Average air freight prices out of Asia fell 10.3 percent in June from the month before as airlines brought capacity back into the growing international market, according to the latest Drewry Air Freight Rate Index.
The June measure for cargo out of Shanghai was still 54.7 percent higher than the same month a year ago, but that compares to a point last summer when air freight rates were near their lowest point of 2009.
The month-to-month decline left the index, measured by London-based Drewry Shipping Consultants, at its lowest point since March.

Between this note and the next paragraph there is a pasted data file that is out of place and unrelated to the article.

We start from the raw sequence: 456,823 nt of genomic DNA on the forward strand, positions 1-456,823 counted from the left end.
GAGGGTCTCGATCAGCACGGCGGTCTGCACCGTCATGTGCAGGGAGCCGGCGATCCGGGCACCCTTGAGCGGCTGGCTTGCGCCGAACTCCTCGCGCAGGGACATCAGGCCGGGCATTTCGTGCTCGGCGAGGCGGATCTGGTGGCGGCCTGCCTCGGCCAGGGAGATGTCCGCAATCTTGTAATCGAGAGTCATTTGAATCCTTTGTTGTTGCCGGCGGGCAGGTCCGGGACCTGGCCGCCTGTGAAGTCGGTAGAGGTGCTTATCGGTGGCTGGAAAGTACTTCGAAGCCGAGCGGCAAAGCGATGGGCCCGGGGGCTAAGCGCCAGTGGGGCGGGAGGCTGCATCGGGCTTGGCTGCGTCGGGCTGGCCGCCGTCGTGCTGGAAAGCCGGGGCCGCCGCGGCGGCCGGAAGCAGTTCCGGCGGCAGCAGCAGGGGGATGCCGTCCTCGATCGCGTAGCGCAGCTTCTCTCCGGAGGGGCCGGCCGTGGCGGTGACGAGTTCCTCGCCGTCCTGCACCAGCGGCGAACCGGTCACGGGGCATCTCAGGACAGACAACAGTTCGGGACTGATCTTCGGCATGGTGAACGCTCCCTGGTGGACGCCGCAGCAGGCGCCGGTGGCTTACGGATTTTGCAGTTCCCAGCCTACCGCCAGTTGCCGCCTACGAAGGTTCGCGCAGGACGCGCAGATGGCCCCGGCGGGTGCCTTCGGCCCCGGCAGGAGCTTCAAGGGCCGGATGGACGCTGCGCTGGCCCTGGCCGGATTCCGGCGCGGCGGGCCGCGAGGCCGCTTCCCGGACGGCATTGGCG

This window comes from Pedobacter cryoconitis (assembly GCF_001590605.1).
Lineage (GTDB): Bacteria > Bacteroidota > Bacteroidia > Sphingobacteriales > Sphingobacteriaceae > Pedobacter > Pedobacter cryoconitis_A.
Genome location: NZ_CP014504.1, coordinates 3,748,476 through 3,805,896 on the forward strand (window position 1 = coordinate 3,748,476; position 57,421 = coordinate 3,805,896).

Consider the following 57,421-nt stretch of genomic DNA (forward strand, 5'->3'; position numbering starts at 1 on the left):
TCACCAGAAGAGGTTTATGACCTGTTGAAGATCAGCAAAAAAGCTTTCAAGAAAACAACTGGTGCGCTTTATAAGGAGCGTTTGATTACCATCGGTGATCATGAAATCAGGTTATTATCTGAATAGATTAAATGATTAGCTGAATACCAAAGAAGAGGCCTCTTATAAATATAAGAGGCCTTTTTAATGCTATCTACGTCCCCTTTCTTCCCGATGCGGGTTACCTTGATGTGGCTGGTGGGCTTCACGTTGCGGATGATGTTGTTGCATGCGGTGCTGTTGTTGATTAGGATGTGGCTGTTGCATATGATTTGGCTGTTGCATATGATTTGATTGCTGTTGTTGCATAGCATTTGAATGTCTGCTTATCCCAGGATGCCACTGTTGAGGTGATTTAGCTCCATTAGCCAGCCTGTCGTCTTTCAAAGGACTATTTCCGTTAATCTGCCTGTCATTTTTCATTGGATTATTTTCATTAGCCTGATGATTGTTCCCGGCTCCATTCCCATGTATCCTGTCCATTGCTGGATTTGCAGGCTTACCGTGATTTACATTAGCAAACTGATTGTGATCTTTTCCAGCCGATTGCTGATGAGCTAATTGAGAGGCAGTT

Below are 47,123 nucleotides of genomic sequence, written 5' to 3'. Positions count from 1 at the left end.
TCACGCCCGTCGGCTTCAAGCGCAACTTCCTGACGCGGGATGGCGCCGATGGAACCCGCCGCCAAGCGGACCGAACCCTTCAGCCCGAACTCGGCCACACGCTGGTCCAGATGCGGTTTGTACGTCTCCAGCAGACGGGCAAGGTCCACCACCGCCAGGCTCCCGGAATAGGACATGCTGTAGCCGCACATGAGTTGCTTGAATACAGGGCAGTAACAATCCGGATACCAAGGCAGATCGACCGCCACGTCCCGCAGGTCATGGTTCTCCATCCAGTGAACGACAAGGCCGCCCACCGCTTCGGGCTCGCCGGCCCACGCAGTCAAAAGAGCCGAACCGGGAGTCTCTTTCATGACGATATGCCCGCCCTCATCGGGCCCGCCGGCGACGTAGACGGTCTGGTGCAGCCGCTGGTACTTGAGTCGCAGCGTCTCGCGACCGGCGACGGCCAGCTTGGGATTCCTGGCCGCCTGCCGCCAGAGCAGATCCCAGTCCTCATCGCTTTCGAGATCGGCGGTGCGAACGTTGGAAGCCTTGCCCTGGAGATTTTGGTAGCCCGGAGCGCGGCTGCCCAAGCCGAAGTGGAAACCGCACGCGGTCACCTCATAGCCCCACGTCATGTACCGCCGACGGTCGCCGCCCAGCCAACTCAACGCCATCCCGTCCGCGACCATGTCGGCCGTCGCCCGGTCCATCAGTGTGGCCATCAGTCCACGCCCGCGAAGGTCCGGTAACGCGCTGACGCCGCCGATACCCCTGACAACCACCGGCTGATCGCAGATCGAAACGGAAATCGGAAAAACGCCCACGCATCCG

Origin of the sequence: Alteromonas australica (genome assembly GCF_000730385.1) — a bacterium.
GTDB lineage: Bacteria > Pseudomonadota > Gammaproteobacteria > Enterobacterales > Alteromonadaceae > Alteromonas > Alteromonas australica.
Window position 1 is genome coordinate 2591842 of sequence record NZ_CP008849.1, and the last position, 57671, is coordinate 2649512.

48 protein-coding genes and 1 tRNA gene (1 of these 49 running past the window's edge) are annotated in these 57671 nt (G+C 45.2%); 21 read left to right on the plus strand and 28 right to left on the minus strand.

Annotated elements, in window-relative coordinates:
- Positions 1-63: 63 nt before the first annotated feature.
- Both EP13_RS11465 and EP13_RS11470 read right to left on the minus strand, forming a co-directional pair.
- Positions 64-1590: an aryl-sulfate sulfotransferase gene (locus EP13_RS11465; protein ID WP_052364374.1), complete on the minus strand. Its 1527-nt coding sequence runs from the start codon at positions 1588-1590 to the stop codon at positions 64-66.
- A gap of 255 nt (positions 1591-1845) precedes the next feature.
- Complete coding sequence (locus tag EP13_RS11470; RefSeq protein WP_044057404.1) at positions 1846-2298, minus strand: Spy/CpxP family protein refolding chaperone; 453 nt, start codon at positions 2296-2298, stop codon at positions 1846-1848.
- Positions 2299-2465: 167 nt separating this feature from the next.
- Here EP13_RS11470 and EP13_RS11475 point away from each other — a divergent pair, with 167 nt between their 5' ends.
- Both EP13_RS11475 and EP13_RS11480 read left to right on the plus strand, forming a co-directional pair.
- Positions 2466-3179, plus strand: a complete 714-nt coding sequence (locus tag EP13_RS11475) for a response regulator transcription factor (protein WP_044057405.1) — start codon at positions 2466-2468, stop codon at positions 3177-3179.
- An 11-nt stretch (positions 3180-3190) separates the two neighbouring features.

By the Numbers:
Drewry Air Freight Price Index
The drop came as the recovery in global air freight demand maintained its momentum, with traffic growing 26.5 percent in June over the same month a year ago, including a 29.8 percent increase in the Asia-Pacific region.
But capacity also has been coming back rapidly. IATA said global air freight capacity grew 12.2 percent in June over last year, and Asia-Pacific capacity was up 20.5 percent.
Freighters that were parked during the downturn are coming back strongly. Hong Kong International Airport, the world’s largest international freight airport, said all-cargo flights grew 40.6 percent in the three months ending in June compared to the year before.